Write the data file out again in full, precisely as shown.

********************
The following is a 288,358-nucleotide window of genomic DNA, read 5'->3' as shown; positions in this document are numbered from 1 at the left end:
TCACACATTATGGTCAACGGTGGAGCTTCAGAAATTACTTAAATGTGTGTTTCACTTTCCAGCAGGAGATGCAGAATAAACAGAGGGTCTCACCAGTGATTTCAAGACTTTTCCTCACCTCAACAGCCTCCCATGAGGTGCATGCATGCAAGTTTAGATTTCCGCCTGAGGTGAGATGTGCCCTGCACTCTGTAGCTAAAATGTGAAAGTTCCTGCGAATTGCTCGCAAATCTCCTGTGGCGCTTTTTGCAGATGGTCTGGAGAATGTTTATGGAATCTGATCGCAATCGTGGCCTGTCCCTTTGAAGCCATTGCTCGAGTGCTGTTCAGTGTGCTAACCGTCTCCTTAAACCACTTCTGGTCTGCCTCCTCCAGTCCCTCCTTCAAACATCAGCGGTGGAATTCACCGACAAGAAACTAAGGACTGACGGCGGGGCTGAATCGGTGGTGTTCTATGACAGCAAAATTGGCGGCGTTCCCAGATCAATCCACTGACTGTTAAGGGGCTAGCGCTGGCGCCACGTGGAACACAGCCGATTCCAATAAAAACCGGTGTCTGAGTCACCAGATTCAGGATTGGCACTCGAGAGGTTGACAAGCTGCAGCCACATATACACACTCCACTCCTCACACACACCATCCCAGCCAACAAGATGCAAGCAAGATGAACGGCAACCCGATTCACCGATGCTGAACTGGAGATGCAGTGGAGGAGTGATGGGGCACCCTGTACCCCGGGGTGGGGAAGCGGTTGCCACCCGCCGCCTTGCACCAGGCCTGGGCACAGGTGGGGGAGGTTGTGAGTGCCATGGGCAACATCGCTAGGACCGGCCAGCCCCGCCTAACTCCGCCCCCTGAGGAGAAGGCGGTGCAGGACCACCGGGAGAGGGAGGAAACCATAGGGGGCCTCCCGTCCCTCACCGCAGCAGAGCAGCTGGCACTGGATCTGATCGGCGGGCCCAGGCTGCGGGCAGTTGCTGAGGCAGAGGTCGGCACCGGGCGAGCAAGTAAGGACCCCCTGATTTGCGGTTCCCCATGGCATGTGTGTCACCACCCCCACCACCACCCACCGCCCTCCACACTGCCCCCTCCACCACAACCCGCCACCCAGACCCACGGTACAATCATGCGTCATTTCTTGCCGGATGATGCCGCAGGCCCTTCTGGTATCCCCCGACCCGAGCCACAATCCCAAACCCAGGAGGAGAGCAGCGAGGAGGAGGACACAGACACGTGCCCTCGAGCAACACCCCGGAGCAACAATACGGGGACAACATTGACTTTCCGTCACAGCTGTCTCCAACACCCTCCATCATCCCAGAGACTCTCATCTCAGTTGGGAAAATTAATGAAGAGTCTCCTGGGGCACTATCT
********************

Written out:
The following is a 288,358-nucleotide window of genomic DNA, read 5'->3' as shown; positions in this document are numbered from 1 at the left end:
TCACACATTATGGTCAACGGTGGAGCTTCAGAAATTACTTAAATGTGTGTTTCACTTTCCAGCAGGAGATGCAGAATAAACAGAGGGTCTCACCAGTGATTTCAAGACTTTTCCTCACCTCAACAGCCTCCCATGAGGTGCATGCATGCAAGTTTAGATTTCCGCCTGAGGTGAGATGTGCCCTGCACTCTGTAGCTAAAATGTGAAAGTTCCTGCGAATTGCTCGCAAATCTCCTGTGGCGCTTTTTGCAGATGGTCTGGAGAATGTTTATGGAATCTGATCGCAATCGTGGCCTGTCCCTTTGAAGCCATTGCTCGAGTGCTGTTCAGTGTGCTAACCGTCTCCTTAAACCACTTCTGGTCTGCCTCCTCCAGTCCCTCCTTCAAACATCAGCGGTGGAATTCACCGACAAGAAACTAAGGACTGACGGCGGGGCTGAATCGGTGGTGTTCTATGACAGCAAAATTGGCGGCGTTCCCAGATCAATCCACTGACTGTTAAGGGGCTAGCGCTGGCGCCACGTGGAACACAGCCGATTCCAATAAAAACCGGTGTCTGAGTCACCAGATTCAGGATTGGCACTCGAGAGGTTGACAAGCTGCAGCCACATATACACACTCCACTCCTCACACACACCATCCCAGCCAACAAGATGCAAGCAAGATGAACGGCAACCCGATTCACCGATGCTGAACTGGAGATGCAGTGGAGGAGTGATGGGGCACCCTGTACCCCGGGGTGGGGAAGCGGTTGCCACCCGCCGCCTTGCACCAGGCCTGGGCACAGGTGGGGGAGGTTGTGAGTGCCATGGGCAACATCGCTAGGACCGGCCAGCCCCGCCTAACTCCGCCCCCTGAGGAGAAGGCGGTGCAGGACCACCGGGAGAGGGAGGAAACCATAGGGGGCCTCCCGTCCCTCACCGCAGCAGAGCAGCTGGCACTGGATCTGATCGGCGGGCCCAGGCTGCGGGCAGTTGCTGAGGCAGAGGTCGGCACCGGGCGAGCAAGTAAGGACCCCCTGATTTGCGGTTCCCCATGGCATGTGTGTCACCACCCCCACCACCACCCACCGCCCTCCACACTGCCCCCTCCACCACAACCCGCCACCCAGACCCACGGTACAATCATGCGTCATTTCTTGCCGGATGATGCCGCAGGCCCTTCTGGTATCCCCCGACCCGAGCCACAATCCCAAACCCAGGAGGAGAGCAGCGAGGAGGAGGACACAGACACGTGCCCTCGAGCAACACCCCGGAGCAACAATACGGGGACAACATTGACTTTCCGTCACAGCTGTCTCCAACACCCTCCATCATCCCAGAGACTCTCATCTCAGTTGGGAAAATTAATGAAGAGTCTCCTGGGGCACTATCT